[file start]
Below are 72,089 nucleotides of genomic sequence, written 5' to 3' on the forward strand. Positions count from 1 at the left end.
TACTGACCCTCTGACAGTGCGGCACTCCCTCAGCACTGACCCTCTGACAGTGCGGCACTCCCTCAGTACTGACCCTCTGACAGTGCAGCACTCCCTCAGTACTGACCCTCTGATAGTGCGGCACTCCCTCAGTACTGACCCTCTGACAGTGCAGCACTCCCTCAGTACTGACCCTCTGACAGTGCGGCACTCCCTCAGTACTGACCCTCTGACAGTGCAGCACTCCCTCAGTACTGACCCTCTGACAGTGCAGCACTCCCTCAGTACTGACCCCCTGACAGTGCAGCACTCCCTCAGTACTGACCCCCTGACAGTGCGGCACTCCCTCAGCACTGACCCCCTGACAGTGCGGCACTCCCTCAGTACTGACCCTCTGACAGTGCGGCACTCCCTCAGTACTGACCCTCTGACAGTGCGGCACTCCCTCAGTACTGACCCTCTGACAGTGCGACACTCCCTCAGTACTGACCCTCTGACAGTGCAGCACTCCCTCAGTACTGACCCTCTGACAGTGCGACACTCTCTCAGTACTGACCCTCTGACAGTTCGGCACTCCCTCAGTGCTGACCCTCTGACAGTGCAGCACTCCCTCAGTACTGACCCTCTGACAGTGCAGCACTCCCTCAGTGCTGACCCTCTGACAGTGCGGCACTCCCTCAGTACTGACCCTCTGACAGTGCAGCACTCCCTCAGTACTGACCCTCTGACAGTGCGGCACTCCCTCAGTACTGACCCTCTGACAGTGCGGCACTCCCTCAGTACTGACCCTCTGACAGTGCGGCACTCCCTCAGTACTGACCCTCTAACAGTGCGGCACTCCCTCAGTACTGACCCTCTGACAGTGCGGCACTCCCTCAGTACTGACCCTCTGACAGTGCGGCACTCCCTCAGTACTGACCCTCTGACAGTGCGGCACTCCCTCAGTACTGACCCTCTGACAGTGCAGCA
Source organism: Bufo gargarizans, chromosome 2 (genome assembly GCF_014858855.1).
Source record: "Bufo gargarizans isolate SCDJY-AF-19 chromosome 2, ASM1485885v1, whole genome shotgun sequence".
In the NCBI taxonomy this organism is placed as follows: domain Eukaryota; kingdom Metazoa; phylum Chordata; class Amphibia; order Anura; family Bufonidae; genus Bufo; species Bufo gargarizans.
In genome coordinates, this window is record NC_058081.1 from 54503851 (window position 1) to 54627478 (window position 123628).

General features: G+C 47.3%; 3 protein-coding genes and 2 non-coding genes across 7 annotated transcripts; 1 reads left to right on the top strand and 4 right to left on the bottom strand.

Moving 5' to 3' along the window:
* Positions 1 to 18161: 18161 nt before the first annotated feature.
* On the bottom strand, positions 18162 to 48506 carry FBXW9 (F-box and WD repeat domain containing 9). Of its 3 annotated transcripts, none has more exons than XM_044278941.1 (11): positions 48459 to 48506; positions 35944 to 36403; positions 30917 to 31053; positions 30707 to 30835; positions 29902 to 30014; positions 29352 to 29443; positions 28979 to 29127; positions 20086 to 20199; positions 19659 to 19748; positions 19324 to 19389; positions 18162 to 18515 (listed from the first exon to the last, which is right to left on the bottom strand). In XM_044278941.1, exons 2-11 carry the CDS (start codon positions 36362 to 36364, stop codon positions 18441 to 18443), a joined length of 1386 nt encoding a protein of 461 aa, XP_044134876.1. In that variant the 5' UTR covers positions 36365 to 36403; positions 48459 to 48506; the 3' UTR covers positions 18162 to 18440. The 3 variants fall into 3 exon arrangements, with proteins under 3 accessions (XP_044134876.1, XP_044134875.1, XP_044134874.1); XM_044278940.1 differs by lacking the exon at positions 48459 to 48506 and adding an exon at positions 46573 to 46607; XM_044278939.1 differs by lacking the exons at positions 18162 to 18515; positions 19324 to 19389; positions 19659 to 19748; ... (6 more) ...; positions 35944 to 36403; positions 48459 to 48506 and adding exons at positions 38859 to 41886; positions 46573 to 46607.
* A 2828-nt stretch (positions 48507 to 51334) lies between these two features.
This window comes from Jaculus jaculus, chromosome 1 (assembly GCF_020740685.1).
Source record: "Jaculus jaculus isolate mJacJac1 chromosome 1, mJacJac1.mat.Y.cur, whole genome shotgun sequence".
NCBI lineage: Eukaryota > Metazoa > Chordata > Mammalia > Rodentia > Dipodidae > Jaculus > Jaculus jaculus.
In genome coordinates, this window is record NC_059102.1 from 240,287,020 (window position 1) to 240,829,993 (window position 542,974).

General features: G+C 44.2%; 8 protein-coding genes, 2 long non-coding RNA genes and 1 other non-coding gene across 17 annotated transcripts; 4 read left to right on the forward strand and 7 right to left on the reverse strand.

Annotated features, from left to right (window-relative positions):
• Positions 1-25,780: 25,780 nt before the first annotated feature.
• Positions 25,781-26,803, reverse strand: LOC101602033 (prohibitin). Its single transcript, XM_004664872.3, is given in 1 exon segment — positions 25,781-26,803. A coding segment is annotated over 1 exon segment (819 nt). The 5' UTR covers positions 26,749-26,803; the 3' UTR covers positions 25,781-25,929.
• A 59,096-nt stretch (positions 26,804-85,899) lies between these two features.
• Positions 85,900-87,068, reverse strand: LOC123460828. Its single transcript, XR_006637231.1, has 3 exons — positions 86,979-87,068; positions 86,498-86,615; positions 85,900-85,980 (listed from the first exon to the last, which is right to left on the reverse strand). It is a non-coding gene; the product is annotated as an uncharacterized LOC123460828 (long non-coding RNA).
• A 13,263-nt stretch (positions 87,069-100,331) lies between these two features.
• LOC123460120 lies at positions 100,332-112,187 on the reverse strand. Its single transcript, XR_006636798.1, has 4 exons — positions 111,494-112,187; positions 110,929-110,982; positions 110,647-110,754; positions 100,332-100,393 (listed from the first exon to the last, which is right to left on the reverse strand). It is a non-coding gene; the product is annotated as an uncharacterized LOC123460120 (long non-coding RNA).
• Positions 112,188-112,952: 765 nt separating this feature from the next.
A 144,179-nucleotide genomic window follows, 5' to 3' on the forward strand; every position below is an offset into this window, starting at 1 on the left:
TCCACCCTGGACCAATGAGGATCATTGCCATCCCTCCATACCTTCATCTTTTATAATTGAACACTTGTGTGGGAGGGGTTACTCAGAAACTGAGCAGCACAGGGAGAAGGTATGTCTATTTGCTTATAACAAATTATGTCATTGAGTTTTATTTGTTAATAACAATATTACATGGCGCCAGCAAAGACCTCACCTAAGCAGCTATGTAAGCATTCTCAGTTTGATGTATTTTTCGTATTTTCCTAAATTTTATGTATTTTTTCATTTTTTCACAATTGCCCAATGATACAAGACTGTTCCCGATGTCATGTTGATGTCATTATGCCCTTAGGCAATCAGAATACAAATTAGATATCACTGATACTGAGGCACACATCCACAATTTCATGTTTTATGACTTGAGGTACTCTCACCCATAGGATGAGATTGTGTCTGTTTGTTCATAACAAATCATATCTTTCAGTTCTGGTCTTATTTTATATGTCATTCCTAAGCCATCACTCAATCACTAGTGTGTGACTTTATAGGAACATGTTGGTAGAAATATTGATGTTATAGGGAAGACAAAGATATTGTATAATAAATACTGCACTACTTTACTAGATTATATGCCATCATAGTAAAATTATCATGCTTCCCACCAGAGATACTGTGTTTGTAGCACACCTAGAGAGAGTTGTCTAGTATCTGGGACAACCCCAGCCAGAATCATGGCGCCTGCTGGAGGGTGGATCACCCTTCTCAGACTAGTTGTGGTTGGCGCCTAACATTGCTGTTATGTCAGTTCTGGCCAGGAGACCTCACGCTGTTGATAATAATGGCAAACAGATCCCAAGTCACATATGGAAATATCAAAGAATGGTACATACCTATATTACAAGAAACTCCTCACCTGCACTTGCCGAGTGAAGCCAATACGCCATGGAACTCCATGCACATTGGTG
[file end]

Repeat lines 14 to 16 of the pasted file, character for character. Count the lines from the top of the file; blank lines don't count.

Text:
NCBI lineage: Eukaryota > Metazoa > Chordata > Mammalia > Rodentia > Dipodidae > Jaculus > Jaculus jaculus.
In genome coordinates, this window is record NC_059102.1 from 240,287,020 (window position 1) to 240,829,993 (window position 542,974).

General features: G+C 44.2%; 8 protein-coding genes, 2 long non-coding RNA genes and 1 other non-coding gene across 17 annotated transcripts; 4 read left to right on the forward strand and 7 right to left on the reverse strand.